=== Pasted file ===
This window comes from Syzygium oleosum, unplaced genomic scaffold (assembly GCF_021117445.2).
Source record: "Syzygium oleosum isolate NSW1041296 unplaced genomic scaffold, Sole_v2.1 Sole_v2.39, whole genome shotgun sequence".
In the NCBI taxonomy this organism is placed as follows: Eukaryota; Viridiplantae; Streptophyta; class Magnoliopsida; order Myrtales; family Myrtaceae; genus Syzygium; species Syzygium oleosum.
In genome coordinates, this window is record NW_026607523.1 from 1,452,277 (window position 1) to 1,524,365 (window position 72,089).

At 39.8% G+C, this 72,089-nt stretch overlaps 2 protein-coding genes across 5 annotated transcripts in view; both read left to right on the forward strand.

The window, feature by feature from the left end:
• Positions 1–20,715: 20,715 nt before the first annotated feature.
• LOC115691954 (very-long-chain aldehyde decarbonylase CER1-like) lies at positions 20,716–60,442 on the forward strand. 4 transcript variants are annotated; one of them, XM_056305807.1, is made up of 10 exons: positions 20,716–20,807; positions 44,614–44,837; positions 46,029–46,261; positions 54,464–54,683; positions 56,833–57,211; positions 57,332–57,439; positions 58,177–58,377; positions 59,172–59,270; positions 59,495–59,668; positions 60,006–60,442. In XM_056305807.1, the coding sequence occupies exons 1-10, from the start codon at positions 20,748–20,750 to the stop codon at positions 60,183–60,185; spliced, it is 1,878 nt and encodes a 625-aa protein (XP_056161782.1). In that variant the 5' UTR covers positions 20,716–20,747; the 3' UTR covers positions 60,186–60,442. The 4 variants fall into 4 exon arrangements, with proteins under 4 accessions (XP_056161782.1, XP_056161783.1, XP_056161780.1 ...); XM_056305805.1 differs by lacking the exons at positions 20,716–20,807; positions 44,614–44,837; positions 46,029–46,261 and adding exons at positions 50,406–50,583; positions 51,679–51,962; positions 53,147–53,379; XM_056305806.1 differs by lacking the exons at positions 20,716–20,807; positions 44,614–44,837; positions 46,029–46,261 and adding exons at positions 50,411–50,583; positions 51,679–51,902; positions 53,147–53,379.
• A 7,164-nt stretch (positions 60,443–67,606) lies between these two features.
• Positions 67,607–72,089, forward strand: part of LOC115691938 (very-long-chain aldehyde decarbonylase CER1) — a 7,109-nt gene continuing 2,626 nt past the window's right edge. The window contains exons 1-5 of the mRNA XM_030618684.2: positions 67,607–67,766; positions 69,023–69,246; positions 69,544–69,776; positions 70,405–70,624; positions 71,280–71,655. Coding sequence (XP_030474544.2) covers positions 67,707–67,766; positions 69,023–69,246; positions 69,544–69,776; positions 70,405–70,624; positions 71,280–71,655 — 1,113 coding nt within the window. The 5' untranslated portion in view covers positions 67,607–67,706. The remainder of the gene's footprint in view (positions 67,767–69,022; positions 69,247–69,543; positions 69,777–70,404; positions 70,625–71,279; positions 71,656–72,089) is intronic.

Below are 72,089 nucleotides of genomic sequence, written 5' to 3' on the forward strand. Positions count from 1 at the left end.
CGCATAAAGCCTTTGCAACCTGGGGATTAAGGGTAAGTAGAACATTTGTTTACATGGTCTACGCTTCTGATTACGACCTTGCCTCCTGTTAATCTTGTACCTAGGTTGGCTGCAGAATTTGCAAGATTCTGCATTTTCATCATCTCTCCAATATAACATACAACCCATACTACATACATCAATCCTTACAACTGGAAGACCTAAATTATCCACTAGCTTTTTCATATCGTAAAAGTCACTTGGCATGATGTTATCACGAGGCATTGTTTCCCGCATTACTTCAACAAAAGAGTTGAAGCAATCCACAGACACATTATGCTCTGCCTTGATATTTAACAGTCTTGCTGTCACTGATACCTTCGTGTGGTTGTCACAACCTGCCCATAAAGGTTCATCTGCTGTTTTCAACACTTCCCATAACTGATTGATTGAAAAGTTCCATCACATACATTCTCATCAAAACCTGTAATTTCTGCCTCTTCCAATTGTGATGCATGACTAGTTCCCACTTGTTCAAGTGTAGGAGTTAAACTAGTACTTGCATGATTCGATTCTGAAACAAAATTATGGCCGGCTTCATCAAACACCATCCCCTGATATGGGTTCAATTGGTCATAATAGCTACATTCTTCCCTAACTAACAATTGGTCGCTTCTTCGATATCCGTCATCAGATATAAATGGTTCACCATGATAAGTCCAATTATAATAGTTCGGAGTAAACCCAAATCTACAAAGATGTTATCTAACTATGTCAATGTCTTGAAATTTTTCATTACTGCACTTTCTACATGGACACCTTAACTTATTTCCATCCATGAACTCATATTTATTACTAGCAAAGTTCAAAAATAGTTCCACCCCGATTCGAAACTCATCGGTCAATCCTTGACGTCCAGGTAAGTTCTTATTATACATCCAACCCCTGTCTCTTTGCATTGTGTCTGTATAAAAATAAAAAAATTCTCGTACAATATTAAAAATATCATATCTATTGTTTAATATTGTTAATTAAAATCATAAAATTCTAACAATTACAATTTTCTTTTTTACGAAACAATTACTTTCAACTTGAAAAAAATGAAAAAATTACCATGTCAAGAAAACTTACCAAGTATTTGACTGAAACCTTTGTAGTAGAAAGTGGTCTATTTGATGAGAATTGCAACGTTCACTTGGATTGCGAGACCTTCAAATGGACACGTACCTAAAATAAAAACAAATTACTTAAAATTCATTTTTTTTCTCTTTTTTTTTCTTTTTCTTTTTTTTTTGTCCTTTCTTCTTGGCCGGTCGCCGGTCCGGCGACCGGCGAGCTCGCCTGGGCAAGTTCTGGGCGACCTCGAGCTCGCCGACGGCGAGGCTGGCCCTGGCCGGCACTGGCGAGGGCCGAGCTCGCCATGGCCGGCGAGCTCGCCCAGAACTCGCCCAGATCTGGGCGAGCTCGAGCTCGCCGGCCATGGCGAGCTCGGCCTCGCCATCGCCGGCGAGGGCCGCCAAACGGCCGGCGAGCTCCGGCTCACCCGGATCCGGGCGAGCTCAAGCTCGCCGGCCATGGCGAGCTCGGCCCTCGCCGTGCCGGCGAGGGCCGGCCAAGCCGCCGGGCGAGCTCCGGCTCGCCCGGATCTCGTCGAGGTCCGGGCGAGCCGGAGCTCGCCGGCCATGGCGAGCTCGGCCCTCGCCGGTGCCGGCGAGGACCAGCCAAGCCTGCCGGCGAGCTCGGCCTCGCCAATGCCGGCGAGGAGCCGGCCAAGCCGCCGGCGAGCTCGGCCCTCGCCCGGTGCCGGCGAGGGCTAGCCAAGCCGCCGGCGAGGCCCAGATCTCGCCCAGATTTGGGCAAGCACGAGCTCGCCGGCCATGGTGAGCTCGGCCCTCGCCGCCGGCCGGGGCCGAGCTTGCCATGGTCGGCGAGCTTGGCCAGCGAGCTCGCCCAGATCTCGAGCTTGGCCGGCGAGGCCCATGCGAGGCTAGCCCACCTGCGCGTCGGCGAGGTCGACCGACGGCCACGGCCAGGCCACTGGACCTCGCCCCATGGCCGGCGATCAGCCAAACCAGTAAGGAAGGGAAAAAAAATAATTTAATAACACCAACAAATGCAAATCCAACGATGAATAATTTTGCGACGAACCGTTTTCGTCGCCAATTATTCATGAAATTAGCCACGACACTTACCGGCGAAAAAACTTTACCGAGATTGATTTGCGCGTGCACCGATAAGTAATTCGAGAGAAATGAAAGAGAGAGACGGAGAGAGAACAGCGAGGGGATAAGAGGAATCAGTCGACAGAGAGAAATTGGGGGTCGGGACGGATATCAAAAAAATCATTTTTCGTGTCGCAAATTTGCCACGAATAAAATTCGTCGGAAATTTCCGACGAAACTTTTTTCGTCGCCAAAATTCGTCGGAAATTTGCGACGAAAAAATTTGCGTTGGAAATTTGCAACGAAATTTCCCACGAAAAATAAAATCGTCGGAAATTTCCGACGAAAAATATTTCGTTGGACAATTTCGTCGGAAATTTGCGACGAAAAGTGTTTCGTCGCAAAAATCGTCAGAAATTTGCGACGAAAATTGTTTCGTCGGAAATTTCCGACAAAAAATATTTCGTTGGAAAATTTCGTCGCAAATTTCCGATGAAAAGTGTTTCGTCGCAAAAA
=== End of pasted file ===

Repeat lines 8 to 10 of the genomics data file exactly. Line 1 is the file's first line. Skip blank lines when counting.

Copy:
• LOC115691954 (very-long-chain aldehyde decarbonylase CER1-like) lies at positions 20,716–60,442 on the forward strand. 4 transcript variants are annotated; one of them, XM_056305807.1, is made up of 10 exons: positions 20,716–20,807; positions 44,614–44,837; positions 46,029–46,261; positions 54,464–54,683; positions 56,833–57,211; positions 57,332–57,439; positions 58,177–58,377; positions 59,172–59,270; positions 59,495–59,668; positions 60,006–60,442. In XM_056305807.1, the coding sequence occupies exons 1-10, from the start codon at positions 20,748–20,750 to the stop codon at positions 60,183–60,185; spliced, it is 1,878 nt and encodes a 625-aa protein (XP_056161782.1). In that variant the 5' UTR covers positions 20,716–20,747; the 3' UTR covers positions 60,186–60,442. The 4 variants fall into 4 exon arrangements, with proteins under 4 accessions (XP_056161782.1, XP_056161783.1, XP_056161780.1 ...); XM_056305805.1 differs by lacking the exons at positions 20,716–20,807; positions 44,614–44,837; positions 46,029–46,261 and adding exons at positions 50,406–50,583; positions 51,679–51,962; positions 53,147–53,379; XM_056305806.1 differs by lacking the exons at positions 20,716–20,807; positions 44,614–44,837; positions 46,029–46,261 and adding exons at positions 50,411–50,583; positions 51,679–51,902; positions 53,147–53,379.
• A 7,164-nt stretch (positions 60,443–67,606) lies between these two features.
• Positions 67,607–72,089, forward strand: part of LOC115691938 (very-long-chain aldehyde decarbonylase CER1) — a 7,109-nt gene continuing 2,626 nt past the window's right edge. The window contains exons 1-5 of the mRNA XM_030618684.2: positions 67,607–67,766; positions 69,023–69,246; positions 69,544–69,776; positions 70,405–70,624; positions 71,280–71,655. Coding sequence (XP_030474544.2) covers positions 67,707–67,766; positions 69,023–69,246; positions 69,544–69,776; positions 70,405–70,624; positions 71,280–71,655 — 1,113 coding nt within the window. The 5' untranslated portion in view covers positions 67,607–67,706. The remainder of the gene's footprint in view (positions 67,767–69,022; positions 69,247–69,543; positions 69,777–70,404; positions 70,625–71,279; positions 71,656–72,089) is intronic.